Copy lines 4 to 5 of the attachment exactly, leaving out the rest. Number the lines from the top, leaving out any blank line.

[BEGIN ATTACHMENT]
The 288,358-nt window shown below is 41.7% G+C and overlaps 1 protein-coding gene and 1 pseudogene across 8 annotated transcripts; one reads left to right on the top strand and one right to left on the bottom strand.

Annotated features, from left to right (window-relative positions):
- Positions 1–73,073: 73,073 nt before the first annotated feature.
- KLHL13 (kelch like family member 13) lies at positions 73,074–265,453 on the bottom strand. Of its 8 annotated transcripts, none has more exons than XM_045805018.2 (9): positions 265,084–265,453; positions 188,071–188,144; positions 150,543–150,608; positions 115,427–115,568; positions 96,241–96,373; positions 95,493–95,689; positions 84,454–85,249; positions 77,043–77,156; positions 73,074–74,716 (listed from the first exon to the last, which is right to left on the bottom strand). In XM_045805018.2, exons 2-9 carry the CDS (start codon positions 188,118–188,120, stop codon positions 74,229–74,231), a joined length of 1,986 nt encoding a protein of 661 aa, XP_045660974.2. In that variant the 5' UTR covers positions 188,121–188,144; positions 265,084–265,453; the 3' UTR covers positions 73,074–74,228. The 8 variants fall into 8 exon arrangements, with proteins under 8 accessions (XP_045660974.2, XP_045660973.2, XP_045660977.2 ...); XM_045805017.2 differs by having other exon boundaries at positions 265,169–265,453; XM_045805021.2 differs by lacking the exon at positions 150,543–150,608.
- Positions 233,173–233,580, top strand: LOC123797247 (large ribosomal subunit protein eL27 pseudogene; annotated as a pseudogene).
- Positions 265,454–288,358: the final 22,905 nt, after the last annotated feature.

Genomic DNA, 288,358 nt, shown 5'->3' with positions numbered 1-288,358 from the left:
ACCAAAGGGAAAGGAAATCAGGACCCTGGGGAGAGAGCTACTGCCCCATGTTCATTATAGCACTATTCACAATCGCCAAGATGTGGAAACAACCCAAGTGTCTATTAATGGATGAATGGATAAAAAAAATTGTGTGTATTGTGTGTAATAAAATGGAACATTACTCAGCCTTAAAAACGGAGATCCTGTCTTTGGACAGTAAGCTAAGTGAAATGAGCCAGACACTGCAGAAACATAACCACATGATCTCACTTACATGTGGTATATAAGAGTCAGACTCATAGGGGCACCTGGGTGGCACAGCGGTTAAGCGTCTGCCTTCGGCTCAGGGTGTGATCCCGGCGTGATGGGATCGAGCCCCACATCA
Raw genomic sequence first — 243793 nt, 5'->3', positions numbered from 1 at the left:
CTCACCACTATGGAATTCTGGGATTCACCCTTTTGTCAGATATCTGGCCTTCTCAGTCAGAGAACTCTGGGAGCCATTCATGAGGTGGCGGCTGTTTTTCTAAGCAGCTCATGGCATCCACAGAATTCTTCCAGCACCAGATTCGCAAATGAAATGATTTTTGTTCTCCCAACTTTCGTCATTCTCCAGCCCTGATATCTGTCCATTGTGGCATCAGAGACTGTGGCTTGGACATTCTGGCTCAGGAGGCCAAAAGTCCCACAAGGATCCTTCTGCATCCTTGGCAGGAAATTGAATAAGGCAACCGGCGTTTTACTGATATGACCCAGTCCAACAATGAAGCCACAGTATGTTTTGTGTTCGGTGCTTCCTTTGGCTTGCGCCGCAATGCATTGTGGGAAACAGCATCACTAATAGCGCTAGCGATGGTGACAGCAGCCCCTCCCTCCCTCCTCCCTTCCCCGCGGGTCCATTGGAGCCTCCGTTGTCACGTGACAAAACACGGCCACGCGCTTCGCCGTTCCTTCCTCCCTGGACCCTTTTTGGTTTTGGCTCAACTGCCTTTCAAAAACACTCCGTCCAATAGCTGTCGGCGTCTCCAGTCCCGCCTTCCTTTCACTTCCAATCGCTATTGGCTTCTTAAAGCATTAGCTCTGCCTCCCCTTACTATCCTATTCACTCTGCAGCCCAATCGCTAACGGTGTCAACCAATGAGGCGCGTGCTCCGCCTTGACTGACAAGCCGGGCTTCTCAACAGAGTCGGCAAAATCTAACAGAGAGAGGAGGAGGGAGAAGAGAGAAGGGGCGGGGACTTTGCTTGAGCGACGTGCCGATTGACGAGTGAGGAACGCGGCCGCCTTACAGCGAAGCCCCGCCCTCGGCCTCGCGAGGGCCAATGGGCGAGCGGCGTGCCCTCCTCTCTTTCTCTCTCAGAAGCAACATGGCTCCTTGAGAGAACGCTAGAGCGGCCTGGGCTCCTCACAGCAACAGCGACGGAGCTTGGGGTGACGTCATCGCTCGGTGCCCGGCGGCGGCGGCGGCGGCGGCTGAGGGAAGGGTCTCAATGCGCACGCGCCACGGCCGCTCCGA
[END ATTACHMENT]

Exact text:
- KLHL13 (kelch like family member 13) lies at positions 73,074–265,453 on the bottom strand. Of its 8 annotated transcripts, none has more exons than XM_045805018.2 (9): positions 265,084–265,453; positions 188,071–188,144; positions 150,543–150,608; positions 115,427–115,568; positions 96,241–96,373; positions 95,493–95,689; positions 84,454–85,249; positions 77,043–77,156; positions 73,074–74,716 (listed from the first exon to the last, which is right to left on the bottom strand). In XM_045805018.2, exons 2-9 carry the CDS (start codon positions 188,118–188,120, stop codon positions 74,229–74,231), a joined length of 1,986 nt encoding a protein of 661 aa, XP_045660974.2. In that variant the 5' UTR covers positions 188,121–188,144; positions 265,084–265,453; the 3' UTR covers positions 73,074–74,228. The 8 variants fall into 8 exon arrangements, with proteins under 8 accessions (XP_045660974.2, XP_045660973.2, XP_045660977.2 ...); XM_045805017.2 differs by having other exon boundaries at positions 265,169–265,453; XM_045805021.2 differs by lacking the exon at positions 150,543–150,608.
- Positions 233,173–233,580, top strand: LOC123797247 (large ribosomal subunit protein eL27 pseudogene; annotated as a pseudogene).